The status quo is not what it was. The recent referendum in Scotland is having an ongoing ripple effect that carries the promise of inevitable change. And we need to ensure that we shape that change to safeguard a better future.
Many people are still wondering how the result turned out to be as close as it was and how a relatively small and seemingly innocuous minority reached a groundswell of over 2 million people. Yet, for once, political analysts seem united.
They all agree that the separatists were able to exploit the percolating prevalent and persistent dissatisfaction with central government and surf the wave of discontent. They call this “civic nationalism.” They see this as disillusionment with politics and politicians, resulting in people looking to regain control of their own destiny.
If, however, that is the case, the answer is certainly not to create more levels of government. Not to create more troughs for incompetent, self-satisfied and self-serving politicians to feed at.
The answer to any problem cannot be more of the same. Yet, all the solutions currently being proposed to civic nationalism revolve around a model that offers more of the same. You need to think very carefully before you allow this to happen. Einstein said, “You cannot solve a problem from the same level of consciousness that created it.” If the system is not doing what it is supposed to, then you have the wrong system. You don’t need to repair the system, you need to replace it. So let’s rethink our response to civic nationalism and focus on the causes.
While the situation seems unique to the UK, civic nationalism is a widespread problem with the causes fundamentally the same everywhere. So let’s work together to develop a new system and not be rushed into anything that will not solve anything and ultimately leave us even worse off. Let’s ensure that we enable a future that is better for all.
“Rich double their wealth in five years.” That was the front page headline in a recent Sunday Times. Now I don’t know about you, but for me that is ominous, because living standards for the rest of us are falling.
A BBC report claims that, according to the Institute of Fiscal Studies, a mid-range UK household’s income had declined by 6% in this time. So here you have clear evidence that the rich are getting richer while the rest of us are getting poorer. And, while the report suggests that this decline “was felt equally across high and low income groups,” (one has to question the dividing line between rich and high income) it adds that, over time, the affects will be felt more by the lower income groups.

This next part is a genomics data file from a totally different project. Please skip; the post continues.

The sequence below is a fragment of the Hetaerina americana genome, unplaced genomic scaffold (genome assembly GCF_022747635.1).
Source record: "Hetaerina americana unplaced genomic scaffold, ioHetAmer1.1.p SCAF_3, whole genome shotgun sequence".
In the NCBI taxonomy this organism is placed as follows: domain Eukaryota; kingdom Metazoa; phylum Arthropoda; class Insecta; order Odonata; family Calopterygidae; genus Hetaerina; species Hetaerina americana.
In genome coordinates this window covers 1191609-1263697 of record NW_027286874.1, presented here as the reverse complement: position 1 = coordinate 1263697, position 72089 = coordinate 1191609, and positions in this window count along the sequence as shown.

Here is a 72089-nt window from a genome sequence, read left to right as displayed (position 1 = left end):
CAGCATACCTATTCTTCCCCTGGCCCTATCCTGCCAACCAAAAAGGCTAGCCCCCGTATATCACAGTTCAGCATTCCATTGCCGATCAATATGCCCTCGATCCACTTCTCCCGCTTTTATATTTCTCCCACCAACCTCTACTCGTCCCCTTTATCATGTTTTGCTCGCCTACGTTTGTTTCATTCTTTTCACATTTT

If you believe that our political system is failing dismally, you are not alone. Leading thinkers like Thomas L. Friedman and Michael Mandelbaum are trying to alert us to this fact. Not only that, they are also stressing the need for urgency. In their recent book, ‘That used to be us’ they state, “Our sense of urgency also derives from the fact that our political system is not properly framing, let alone addressing, our ultimate challenge.” (P10.)
Their book is focused on the US political system, but the problems it portrays, and the fact that many of us are sleepwalking through them, are not unique to the United States; they are phenomena that are endemic throughout the developed world today. Friedman and Mandelbaum bemoan the failure to reap the dividends of “winning” the cold war, the rapid decline and the threat to the country’s “exceptional nation” standing, but the issues they describe are by no means unique to that nation. Unfortunately, US dominance of the world economy compounds the problems for the rest of us, and we therefore are as dependent on their ability to address their own problems as they are.